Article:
Q Joe, has the President entertained the idea that while he will be going to Japan, the parties will continue with Mrs. Albright and wait until he gets back?
MR. LOCKHART: I don't know that that issue has been formally discussed. It's been widely speculated in the papers, so anyone who reads the newspaper knows that people on the outside have raised the possibility, but nobody said to me that we've made any kind of request or discussed the ability of that to happen.
Q Joe, what did the President sense in the bilats last night led him to believe that another 24 hours might be able to get him what he didn't think he could get by 9:00 a.m. this morning?
MR. LOCKHART: I think the President made a judgment that the issues here are important enough and the stakes are high enough that spending an extra day -- and it was a difficult decision, because he had an important day planned in Tokyo for tomorrow, and he regrets having to cancel that -- but he made the judgment that he would take the extra day to see what additional work could be done.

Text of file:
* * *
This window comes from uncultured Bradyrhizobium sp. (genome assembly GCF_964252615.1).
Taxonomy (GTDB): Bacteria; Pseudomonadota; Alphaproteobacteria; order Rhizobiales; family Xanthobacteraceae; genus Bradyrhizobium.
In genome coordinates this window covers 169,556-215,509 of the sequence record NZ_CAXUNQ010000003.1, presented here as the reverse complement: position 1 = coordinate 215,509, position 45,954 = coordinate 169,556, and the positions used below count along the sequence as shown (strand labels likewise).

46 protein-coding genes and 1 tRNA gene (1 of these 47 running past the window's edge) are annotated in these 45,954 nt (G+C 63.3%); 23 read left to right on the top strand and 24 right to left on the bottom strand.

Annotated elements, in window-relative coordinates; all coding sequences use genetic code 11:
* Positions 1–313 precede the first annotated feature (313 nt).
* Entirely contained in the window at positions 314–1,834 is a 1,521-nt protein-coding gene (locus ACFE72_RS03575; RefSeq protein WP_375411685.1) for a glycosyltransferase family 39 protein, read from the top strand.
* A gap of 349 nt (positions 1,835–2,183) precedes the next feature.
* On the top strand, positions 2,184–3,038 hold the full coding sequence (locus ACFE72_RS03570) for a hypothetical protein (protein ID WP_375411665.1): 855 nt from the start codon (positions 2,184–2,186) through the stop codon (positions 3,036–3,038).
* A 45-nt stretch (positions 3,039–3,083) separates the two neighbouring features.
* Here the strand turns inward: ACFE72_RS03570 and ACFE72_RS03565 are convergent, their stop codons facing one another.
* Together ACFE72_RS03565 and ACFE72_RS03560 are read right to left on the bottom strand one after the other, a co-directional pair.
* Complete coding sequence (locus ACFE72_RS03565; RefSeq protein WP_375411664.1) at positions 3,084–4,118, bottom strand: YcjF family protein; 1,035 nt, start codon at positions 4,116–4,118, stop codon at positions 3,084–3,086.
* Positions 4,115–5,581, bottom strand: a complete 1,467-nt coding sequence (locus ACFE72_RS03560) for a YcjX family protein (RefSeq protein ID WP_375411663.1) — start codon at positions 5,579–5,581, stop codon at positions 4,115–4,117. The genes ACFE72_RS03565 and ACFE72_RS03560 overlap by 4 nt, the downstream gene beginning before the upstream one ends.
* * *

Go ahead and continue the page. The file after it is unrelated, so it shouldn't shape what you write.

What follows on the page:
Q But did he get a sense that they were willing to compromise? Did he get any sense that there was something that could be -- was he reading any kind of signals from the leaders that led him to believe that he was close enough that delaying by a day --
MR. LOCKHART: I think it would be impossible for me to give a fuller answer to that without getting into the substance of the discussions.
Q Joe, as you know, the President is scheduled Friday morning to address some commemorative services for Japanese and Americans who were killed in World War II on Okinawa. Can you tell us how important that ceremony is to the President?
MR. LOCKHART: I think it's a very important part of the trip. In addition to the G-8 responsibilities, it's a chance to speak to the people of Okinawa. So the President is very much looking forward to doing that event.
Q The Israelis are claiming right now that -- Arafat isn't willing to any compromise at all.